The two insurers agreed to jointly fund a settlement of the claim and file a coverage action in Linn County, Oregon circuit court to determine which is liable for the full settlement.  Cross motions for summary judgment have been briefed.  I’ll keep you posted.  


That’s my time. I’m Randy Spencer.




Vol. 12 - Issue7
September 6, 2023


Encore: Randy Spencer’s Open Mic

“Work From Home” Dispute Leads To Lawsuit Between Spouses





This “Open Mic” Column appeared in the February 28, 2022 issue of Coverage Opinions.







Vol. 12 - Issue 7

September 6, 2023


Ending Soon: Insurance Key Issues -- 4 Copies For The Price Of 1


The Insurance Key Issues bulk sale [75% off for 4 copies or more] has been a big success. Thank you to everyone who picked up multiple books.  The sale ends Wednesday, September 13.       


Drop me a note if you are interested and I can get it arranged.  






Vol. 12 - Issue 7

September 6, 2023


Coverage Opinions Greatest Hits Issue (Volume I)


In case you missed it, I took a trip down Coverage Opinions memory lane and identified some of my favorite articles over the years. Some fun, some crazy, some interviews, Open Mic columns, and, of course, lots that have important things to say about insurance coverage.  It turned out that I had too much for a single issue.  So I plan to do Volume II.  In the meantime, I hope you’ll check out the Coverage Opinions Greatest Hits Issue (Vol. I).





Vol. 12 - Issue 7

September 6, 2023


RIP: Governor Bill Richardson


I was saddened to learn that Bill Richardson died last week at age 75.  I had the privilege last year of interviewing the former New Mexico governor and U.S. Ambassador to the United Nations for the ABA Journal website.

Over the years, Richardson traveled the world to negotiate the release of numerous prisoners being wrongly held by despots.  I spoke to him about how he does it.  Surely lawyers could learn a thing or two about negotiation from him.

Richardson was forthcoming and generous with his time.  And a total class act.  When the time came for the interview, he was unexpectantly on an airplane.  He texted me.  Don’t worry, he assured me, I’ll make it happen.   

An ending too soon for a man who devoted his life to public service. 

You can check out the interview for the ABA Journal here





Vol. 12 - Issue 7

September 6, 2023


Lots Of News On Nevada’s New Law Prohibiting “Defense Within Limits” Policies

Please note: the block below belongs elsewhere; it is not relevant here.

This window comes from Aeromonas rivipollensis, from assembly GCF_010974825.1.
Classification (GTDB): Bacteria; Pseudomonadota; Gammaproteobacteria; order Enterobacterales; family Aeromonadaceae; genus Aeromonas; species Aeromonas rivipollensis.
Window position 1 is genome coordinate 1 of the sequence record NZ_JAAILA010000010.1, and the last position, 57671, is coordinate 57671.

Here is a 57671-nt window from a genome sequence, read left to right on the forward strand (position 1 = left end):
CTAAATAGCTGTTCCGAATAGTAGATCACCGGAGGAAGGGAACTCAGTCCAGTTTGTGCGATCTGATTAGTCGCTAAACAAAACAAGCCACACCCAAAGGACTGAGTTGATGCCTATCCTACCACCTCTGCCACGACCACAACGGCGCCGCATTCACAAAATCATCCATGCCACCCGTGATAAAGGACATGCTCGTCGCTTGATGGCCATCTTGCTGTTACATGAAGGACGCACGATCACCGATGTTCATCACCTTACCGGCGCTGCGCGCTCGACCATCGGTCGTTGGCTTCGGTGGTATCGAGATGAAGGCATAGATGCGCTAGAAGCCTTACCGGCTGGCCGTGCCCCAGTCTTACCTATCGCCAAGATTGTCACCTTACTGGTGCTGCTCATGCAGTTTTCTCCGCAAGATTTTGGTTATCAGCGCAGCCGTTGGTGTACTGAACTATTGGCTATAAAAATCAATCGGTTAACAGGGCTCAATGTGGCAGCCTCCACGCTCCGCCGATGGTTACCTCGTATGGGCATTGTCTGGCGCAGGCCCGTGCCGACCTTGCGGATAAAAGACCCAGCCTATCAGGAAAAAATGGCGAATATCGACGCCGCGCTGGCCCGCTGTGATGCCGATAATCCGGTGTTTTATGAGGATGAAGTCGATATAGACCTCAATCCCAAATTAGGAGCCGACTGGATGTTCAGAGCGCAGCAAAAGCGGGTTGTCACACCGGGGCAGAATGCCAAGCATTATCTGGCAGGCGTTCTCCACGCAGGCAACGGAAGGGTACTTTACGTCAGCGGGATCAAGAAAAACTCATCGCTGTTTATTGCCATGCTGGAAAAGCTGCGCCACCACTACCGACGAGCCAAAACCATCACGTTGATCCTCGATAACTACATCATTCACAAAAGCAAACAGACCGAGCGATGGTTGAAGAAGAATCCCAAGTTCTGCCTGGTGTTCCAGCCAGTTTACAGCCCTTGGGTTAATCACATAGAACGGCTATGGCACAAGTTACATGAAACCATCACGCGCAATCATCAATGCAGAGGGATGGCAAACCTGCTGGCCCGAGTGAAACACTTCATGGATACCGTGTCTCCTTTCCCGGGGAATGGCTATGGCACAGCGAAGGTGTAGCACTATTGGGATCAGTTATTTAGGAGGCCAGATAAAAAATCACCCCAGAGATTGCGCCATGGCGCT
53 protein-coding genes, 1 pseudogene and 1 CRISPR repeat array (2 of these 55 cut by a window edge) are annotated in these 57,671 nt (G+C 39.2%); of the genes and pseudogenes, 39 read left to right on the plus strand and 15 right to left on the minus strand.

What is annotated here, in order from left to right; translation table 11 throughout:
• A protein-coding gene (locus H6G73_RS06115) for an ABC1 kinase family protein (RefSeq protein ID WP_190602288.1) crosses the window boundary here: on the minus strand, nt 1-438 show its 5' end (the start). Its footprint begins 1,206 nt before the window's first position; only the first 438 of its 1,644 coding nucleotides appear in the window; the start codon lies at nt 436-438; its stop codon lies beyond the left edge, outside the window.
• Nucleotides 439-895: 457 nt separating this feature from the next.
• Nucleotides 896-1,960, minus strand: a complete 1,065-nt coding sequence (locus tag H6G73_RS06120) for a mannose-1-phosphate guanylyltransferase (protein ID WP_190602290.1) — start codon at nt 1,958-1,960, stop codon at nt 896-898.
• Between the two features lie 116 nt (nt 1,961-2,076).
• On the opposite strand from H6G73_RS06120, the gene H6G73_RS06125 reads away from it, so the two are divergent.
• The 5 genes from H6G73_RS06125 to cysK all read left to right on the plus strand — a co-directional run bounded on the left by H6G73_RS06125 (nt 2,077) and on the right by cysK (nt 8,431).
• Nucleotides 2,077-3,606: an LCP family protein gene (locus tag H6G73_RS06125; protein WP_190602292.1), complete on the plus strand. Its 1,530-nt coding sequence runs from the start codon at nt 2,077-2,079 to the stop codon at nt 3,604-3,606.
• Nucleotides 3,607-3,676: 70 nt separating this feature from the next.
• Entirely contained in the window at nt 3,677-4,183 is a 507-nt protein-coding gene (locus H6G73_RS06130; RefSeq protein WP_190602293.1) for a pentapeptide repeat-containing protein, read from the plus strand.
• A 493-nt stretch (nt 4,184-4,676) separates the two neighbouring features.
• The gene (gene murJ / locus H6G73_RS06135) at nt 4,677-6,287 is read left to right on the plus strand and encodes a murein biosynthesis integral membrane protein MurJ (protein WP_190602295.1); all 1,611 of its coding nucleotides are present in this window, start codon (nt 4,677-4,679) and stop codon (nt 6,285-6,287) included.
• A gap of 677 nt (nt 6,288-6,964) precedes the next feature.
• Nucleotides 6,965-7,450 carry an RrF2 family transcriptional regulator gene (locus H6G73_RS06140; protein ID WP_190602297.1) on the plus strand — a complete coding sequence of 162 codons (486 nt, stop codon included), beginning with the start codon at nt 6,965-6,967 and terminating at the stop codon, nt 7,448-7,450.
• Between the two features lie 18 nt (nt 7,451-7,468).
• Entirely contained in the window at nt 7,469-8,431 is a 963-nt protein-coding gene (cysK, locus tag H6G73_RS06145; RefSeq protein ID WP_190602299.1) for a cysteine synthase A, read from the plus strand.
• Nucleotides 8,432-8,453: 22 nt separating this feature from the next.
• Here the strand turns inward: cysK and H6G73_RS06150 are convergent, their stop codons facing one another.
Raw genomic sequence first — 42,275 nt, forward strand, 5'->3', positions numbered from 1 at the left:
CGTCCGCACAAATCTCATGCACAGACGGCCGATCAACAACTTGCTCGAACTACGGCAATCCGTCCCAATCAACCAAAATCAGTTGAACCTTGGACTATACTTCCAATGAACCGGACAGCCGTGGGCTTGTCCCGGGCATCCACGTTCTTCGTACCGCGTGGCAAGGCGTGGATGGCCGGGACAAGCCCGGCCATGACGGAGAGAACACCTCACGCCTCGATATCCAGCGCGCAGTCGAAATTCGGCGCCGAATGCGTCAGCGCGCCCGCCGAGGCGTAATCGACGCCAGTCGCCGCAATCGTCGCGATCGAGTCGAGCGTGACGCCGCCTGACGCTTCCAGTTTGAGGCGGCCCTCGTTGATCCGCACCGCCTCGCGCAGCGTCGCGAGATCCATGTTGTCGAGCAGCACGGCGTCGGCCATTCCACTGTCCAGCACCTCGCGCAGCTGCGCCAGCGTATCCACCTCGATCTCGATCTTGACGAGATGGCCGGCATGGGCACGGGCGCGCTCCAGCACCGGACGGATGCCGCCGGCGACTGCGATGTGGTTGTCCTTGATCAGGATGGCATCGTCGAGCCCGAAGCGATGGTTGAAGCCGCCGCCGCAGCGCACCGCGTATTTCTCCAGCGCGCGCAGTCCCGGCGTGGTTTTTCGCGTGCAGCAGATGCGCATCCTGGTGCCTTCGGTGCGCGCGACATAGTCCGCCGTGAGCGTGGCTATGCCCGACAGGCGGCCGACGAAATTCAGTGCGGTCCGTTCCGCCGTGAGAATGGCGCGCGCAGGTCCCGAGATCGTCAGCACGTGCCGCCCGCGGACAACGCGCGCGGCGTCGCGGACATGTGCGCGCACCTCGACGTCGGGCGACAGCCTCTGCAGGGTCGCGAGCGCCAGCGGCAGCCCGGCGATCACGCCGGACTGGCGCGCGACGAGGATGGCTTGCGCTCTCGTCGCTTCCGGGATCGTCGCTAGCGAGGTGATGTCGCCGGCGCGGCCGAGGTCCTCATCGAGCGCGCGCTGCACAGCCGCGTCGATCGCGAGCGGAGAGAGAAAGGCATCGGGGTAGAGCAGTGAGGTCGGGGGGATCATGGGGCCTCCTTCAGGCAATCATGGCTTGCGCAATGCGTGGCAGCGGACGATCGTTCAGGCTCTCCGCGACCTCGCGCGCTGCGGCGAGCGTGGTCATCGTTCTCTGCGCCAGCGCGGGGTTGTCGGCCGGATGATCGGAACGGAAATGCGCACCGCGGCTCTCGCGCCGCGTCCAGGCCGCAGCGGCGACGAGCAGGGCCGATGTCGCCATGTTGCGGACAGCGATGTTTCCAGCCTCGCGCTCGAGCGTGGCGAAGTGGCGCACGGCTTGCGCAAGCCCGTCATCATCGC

Not long ago, Nevada’s governor signed into law Nevada Rev. Stat. § 679A, which provides that, effective October 1, 2023, insurers are prohibited from issuing or renewing liability policies, to Nevada residents, that reduce the limits of liability by the amount of defense costs and expenses paid. In other words, “eroding” or “wasting” policies are not allowed.  [Which insurers are subject to the new law is an issue that is still the subject of discussion, as noted below.]

The new law has caused upheaval in the Silver State, with concerns that insurers will exit the market for policies that are usually “defense within limits” -- such as professional liability as a significant one -- or premiums will rise appreciably. 

There has been a lot of activity out of the Nevada Division of Insurance to deal with the law’s concerns and its implementation.  Putting aside some of the recent things, the latest development is that the state’s insurance division is considering the adoption of regulations pertaining to the law.  A public hearing is scheduled for September 12 to solicit comments from interested persons on the proposed regulations.

For those interested in this issue, the below link offers a trove of information, including the background of the law, concerns raised and proposed regulations.  There is also a link to attend the upcoming hearing via Webex.     


The Nevada Division of Insurance summarizes the purpose of the proposed regulations as follows: 1) defines what is a “policy of liability insurance,” 2) identifies the insurers to which AB 398 does not apply based on existing state and federal law, and 3) provides further guidance on how defense coverage is required to be made available.

For those who really want to get into the weeks, the terms of the proposed regulation are set out at the above link.  





Vol. 12 - Issue 7

September 6, 2023


The Name Of This Case Made Me Smile


As a life-long Philadelphian, how could I not smile when I saw the name of this case decided last week. 





Vol. 12 - Issue 7

September 6, 2023


Delaware Court Say No To Coverage for CVS’s Municipal Opioid Claims  


Late last month, the Superior Court of Delaware held that pharmacy giant CVS was not entitled to general liability coverage for the massive number of lawsuits it is facing from municipalities seeking damages for the social services costs incurred to respond to the opioid crisis.  These are such things, among others, that local governments spent on medical services, addiction treatment and incarceration.